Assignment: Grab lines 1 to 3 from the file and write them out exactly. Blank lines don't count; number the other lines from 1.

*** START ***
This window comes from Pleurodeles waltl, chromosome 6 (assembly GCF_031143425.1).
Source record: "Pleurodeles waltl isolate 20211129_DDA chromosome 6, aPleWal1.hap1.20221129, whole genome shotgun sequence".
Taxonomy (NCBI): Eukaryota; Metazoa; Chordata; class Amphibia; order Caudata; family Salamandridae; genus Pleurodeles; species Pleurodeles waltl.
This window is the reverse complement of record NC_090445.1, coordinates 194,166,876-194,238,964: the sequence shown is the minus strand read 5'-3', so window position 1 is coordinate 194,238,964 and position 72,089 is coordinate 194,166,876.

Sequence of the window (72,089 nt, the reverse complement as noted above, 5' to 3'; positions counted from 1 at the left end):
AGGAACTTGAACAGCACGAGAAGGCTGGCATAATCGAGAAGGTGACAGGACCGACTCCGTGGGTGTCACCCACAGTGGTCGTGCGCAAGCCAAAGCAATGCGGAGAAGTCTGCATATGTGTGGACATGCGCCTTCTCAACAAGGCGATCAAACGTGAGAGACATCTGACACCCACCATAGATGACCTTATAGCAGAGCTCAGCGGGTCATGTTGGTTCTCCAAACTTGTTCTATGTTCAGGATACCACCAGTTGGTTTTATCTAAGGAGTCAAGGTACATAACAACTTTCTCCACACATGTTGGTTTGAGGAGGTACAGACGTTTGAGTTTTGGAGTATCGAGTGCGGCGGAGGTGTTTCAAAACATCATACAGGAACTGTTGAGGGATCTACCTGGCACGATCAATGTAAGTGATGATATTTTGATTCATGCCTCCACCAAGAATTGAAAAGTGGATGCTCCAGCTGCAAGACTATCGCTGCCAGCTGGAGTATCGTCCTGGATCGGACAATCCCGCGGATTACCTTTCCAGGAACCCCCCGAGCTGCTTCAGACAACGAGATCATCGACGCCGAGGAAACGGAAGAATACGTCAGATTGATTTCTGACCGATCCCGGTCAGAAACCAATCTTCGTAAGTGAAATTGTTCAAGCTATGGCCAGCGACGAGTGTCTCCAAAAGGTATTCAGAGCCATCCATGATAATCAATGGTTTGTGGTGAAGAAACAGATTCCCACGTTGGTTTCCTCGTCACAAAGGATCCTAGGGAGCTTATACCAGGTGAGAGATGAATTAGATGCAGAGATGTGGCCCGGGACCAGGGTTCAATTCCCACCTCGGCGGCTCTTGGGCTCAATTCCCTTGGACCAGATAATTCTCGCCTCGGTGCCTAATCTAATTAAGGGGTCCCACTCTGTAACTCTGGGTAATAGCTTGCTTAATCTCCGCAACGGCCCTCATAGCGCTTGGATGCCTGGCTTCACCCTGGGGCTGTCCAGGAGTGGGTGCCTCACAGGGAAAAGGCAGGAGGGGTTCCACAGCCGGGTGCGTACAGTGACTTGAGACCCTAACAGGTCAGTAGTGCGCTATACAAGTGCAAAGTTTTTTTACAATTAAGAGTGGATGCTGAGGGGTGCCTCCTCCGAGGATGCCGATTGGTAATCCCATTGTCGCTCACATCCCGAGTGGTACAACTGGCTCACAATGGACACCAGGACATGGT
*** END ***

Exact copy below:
This window comes from Pleurodeles waltl, chromosome 6 (assembly GCF_031143425.1).
Source record: "Pleurodeles waltl isolate 20211129_DDA chromosome 6, aPleWal1.hap1.20221129, whole genome shotgun sequence".
Taxonomy (NCBI): Eukaryota; Metazoa; Chordata; class Amphibia; order Caudata; family Salamandridae; genus Pleurodeles; species Pleurodeles waltl.